Curly dock is a perennial weed in the buckwheat family. Fairly pleasant tasting, the leaves are very rich in vitamins, especially vitamins A and C, and can be eaten raw or cooked. The roasted seed has been used as a coffee substitute. It is also a very important food plant for the caterpillars of many butterflies.
In the spring, basal leaves emerge from a stout taproot. These elongated leaves have wavy margins, thus the name "curly" dock. In summer, the plant has reddish, rigid stems, 2-4 feet tall. Flower stems have greenish flowers.
This is a tenacious perennial weed that is found in lawns throughout the United States. Its large taproot grows deep into the soil, which enables it to thrive in times when grass may be suffering from heat and lack of moisture.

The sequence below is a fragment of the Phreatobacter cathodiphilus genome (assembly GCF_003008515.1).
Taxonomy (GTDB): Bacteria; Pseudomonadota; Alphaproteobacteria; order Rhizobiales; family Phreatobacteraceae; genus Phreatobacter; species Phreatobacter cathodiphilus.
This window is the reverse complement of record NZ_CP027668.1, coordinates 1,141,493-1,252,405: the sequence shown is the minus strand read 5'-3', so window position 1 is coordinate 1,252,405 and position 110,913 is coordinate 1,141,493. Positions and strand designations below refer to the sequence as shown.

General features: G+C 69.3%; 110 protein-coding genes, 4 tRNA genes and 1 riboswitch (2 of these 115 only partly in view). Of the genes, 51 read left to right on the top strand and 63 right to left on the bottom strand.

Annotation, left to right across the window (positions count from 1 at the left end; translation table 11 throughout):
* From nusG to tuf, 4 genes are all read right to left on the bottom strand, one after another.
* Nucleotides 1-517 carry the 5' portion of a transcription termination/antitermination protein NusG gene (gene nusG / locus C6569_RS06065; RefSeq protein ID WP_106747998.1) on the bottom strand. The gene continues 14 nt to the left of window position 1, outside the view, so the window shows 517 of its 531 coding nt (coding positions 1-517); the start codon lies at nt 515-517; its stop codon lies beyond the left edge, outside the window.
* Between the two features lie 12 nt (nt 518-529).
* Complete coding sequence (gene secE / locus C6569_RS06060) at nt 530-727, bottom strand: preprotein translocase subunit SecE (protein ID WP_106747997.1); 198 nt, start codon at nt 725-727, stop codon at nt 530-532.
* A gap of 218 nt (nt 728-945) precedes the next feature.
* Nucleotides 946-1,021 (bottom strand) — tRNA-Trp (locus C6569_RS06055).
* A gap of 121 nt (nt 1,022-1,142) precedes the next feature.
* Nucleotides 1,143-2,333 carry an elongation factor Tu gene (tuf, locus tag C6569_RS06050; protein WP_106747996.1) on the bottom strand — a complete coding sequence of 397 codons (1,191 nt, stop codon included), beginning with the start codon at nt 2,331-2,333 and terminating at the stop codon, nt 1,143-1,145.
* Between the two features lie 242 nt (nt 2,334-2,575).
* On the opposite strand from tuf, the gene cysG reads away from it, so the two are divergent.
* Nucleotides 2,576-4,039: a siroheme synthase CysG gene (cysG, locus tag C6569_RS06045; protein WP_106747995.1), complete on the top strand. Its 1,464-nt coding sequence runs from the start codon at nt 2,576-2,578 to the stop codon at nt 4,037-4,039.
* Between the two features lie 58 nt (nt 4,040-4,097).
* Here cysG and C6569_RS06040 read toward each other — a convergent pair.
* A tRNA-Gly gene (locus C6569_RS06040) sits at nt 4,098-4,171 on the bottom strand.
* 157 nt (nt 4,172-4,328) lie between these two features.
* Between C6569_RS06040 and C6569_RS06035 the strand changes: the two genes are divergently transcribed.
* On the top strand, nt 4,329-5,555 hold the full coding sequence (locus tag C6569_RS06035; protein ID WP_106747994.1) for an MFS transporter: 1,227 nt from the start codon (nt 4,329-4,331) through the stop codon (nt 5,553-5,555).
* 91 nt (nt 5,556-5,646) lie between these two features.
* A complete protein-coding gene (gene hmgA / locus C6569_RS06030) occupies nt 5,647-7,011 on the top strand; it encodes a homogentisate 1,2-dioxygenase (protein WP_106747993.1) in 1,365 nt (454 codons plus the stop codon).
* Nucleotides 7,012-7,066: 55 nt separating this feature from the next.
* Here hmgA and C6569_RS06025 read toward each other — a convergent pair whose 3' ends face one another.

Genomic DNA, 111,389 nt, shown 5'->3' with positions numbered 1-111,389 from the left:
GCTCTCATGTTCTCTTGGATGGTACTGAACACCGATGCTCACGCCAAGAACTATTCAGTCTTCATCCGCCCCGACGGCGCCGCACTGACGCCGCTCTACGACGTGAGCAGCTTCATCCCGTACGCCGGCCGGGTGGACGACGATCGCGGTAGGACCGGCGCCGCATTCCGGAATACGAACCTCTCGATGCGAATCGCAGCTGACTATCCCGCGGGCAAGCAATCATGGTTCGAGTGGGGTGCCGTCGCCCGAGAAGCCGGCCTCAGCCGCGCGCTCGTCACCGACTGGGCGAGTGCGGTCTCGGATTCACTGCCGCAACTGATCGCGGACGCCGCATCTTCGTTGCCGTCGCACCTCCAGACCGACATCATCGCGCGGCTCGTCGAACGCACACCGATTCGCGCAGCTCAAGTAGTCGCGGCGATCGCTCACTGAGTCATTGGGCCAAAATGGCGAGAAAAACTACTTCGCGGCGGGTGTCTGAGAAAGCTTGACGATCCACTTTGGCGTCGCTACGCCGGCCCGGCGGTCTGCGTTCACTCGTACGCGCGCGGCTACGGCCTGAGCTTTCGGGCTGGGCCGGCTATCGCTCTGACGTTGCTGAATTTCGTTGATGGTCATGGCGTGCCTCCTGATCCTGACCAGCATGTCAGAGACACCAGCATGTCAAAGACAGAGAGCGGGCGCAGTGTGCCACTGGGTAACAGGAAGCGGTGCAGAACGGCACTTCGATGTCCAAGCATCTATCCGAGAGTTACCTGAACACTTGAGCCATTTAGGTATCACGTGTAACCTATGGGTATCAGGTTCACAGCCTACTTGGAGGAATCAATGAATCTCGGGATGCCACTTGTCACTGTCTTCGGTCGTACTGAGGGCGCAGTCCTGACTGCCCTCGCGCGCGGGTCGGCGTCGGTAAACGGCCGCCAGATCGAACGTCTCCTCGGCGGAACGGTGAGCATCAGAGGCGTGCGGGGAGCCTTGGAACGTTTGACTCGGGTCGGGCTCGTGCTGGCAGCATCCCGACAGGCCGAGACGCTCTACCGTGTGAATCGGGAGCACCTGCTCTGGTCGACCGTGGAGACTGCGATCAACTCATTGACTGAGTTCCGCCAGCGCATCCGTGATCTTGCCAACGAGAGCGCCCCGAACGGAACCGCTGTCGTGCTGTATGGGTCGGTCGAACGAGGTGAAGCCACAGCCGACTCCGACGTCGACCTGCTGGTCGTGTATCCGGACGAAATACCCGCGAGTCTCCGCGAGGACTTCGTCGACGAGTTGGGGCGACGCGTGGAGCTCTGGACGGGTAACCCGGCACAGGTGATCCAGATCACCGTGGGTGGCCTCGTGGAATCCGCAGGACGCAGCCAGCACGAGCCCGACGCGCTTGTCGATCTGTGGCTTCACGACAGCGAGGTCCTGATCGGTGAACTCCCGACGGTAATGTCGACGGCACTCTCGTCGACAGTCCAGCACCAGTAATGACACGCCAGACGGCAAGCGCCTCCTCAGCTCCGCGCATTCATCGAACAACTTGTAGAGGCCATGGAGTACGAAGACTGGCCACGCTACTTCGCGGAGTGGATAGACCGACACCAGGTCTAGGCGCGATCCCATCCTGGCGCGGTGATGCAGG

In fall, winged fruits form on the flowering stems that are reddish-brown in color.
Curly dock is not easily pulled because of the deep taproot, and portions of this root left in the ground will regenerate.
Combination herbicides containing mecoprop, dicamba and 2,4-D are effective in the control of Curly dock.
Photographs courtesy of Judy Sedbrook.
© CSU/Denver County Extension Master Gardener 2010
888 E. Iliff Avenue, Denver, CO 80210
Date last revised: 01/05/2010